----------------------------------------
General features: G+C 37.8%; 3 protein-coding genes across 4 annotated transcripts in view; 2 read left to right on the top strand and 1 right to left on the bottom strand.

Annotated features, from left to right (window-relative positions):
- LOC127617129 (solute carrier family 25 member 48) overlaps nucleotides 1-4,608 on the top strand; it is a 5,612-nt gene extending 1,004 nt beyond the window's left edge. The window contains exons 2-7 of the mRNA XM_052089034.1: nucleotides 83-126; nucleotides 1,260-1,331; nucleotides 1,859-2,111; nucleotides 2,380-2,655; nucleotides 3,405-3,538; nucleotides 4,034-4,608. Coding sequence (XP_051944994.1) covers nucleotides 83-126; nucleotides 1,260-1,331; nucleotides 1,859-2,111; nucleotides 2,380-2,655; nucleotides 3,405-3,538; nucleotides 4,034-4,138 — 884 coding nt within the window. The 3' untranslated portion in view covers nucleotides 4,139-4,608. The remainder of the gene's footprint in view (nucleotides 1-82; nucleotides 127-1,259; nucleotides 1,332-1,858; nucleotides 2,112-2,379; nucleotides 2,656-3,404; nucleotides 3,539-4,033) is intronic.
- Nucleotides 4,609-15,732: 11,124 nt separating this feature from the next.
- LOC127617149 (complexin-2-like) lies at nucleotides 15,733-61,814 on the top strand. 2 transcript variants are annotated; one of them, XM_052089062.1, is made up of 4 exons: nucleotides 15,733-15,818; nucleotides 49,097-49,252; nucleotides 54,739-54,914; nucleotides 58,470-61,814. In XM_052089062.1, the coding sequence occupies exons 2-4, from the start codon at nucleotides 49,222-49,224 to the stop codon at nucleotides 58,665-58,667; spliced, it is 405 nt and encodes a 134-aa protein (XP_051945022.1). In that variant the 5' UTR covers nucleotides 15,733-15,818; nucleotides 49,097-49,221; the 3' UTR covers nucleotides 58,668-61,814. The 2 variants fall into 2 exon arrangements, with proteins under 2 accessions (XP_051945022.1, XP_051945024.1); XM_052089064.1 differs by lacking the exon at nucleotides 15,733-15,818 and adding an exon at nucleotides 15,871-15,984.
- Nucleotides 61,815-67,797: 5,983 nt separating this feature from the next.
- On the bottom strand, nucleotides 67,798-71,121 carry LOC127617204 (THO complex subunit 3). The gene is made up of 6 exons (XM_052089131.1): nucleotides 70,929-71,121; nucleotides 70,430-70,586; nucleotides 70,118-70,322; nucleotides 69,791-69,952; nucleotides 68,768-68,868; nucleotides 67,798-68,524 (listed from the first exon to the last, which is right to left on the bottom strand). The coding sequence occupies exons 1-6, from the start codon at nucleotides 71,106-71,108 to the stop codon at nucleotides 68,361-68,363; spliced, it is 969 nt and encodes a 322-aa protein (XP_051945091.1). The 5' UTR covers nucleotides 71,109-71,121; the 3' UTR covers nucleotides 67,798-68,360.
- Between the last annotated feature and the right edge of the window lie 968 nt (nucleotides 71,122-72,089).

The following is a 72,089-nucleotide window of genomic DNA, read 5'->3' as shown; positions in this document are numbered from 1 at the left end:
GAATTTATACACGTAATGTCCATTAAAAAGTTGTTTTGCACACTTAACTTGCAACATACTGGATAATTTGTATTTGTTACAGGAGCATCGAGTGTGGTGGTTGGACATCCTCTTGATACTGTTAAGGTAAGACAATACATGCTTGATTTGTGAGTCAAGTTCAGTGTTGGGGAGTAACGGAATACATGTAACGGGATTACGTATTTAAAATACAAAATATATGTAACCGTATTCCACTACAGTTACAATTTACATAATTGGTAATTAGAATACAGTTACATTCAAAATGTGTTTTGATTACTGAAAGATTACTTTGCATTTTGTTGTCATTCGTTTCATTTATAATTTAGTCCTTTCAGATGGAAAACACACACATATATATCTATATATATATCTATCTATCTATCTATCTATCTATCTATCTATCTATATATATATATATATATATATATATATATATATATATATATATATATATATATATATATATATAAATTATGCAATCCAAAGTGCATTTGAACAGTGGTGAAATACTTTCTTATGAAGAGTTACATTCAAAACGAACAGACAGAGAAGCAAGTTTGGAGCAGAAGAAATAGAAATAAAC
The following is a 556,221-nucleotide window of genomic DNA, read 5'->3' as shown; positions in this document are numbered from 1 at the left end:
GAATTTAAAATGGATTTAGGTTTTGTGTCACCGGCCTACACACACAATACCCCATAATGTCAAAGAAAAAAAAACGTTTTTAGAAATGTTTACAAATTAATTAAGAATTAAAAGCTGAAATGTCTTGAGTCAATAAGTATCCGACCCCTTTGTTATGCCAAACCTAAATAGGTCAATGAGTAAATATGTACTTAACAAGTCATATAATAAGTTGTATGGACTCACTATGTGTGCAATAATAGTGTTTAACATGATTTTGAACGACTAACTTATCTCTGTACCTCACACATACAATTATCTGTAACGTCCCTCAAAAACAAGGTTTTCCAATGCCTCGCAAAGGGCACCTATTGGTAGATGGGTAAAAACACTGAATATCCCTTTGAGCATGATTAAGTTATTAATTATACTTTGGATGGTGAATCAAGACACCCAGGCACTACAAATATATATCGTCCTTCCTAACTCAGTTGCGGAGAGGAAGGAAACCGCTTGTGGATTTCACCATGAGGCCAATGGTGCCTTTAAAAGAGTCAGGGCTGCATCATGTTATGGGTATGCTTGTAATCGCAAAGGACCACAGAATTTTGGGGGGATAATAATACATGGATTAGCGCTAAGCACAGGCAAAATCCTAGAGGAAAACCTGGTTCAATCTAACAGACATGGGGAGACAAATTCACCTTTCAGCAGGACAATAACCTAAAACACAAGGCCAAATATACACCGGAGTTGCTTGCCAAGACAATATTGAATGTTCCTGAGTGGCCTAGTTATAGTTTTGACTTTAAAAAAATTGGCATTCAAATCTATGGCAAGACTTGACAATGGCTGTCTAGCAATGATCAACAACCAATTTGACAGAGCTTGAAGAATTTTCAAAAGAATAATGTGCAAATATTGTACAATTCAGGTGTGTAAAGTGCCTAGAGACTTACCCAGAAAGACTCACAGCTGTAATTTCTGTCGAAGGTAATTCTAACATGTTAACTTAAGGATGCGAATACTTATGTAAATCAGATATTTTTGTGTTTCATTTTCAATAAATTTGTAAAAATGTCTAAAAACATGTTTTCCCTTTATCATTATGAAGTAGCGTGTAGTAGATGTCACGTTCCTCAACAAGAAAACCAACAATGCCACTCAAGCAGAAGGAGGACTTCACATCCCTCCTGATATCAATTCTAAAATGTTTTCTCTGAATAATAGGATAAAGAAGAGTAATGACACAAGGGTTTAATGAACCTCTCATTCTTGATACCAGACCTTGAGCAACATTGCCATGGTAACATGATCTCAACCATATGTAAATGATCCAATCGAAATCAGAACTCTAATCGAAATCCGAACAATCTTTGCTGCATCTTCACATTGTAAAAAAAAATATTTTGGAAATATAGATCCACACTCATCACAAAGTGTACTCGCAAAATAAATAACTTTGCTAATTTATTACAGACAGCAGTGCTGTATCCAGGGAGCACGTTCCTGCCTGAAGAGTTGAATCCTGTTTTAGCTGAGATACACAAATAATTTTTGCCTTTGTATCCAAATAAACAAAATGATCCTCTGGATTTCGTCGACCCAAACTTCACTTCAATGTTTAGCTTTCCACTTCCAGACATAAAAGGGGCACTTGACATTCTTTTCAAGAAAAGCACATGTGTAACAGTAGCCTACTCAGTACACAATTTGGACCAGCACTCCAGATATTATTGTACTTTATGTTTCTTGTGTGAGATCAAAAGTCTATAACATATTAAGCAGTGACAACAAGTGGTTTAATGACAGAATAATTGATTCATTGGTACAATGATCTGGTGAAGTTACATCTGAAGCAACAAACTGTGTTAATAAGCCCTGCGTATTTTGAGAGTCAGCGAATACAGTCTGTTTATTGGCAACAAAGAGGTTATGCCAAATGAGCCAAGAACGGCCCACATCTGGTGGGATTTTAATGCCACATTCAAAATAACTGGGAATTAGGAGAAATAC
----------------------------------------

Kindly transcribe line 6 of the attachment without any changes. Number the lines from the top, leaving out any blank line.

- Nucleotides 61,815-67,797: 5,983 nt separating this feature from the next.